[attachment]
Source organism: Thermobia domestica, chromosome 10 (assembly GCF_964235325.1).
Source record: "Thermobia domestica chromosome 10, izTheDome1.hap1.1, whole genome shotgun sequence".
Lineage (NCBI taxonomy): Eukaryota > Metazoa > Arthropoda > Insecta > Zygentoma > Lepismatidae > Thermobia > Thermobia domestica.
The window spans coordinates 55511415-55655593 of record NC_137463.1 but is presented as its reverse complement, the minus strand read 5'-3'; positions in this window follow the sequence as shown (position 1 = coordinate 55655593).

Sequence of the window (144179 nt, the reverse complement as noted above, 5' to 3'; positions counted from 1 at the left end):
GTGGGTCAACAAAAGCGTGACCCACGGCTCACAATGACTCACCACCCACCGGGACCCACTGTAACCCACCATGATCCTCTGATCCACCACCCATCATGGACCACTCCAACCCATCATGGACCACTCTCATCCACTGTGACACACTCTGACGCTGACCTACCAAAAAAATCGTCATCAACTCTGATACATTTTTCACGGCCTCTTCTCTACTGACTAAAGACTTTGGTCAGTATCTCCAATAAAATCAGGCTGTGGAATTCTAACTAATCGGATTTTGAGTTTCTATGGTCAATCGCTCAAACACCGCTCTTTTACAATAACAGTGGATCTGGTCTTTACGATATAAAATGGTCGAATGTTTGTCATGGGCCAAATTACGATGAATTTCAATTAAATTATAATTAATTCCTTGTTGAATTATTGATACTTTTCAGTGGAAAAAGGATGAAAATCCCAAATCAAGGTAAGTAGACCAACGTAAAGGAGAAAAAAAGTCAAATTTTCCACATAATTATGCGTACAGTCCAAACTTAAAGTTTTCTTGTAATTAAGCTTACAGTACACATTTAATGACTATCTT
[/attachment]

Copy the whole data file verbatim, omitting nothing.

Source organism: Thermobia domestica, chromosome 10 (assembly GCF_964235325.1).
Source record: "Thermobia domestica chromosome 10, izTheDome1.hap1.1, whole genome shotgun sequence".
Lineage (NCBI taxonomy): Eukaryota > Metazoa > Arthropoda > Insecta > Zygentoma > Lepismatidae > Thermobia > Thermobia domestica.
The window spans coordinates 55511415-55655593 of record NC_137463.1 but is presented as its reverse complement, the minus strand read 5'-3'; positions in this window follow the sequence as shown (position 1 = coordinate 55655593).

Sequence of the window (144179 nt, the reverse complement as noted above, 5' to 3'; positions counted from 1 at the left end):
GTGGGTCAACAAAAGCGTGACCCACGGCTCACAATGACTCACCACCCACCGGGACCCACTGTAACCCACCATGATCCTCTGATCCACCACCCATCATGGACCACTCCAACCCATCATGGACCACTCTCATCCACTGTGACACACTCTGACGCTGACCTACCAAAAAAATCGTCATCAACTCTGATACATTTTTCACGGCCTCTTCTCTACTGACTAAAGACTTTGGTCAGTATCTCCAATAAAATCAGGCTGTGGAATTCTAACTAATCGGATTTTGAGTTTCTATGGTCAATCGCTCAAACACCGCTCTTTTACAATAACAGTGGATCTGGTCTTTACGATATAAAATGGTCGAATGTTTGTCATGGGCCAAATTACGATGAATTTCAATTAAATTATAATTAATTCCTTGTTGAATTATTGATACTTTTCAGTGGAAAAAGGATGAAAATCCCAAATCAAGGTAAGTAGACCAACGTAAAGGAGAAAAAAAGTCAAATTTTCCACATAATTATGCGTACAGTCCAAACTTAAAGTTTTCTTGTAATTAAGCTTACAGTACACATTTAATGACTATCTT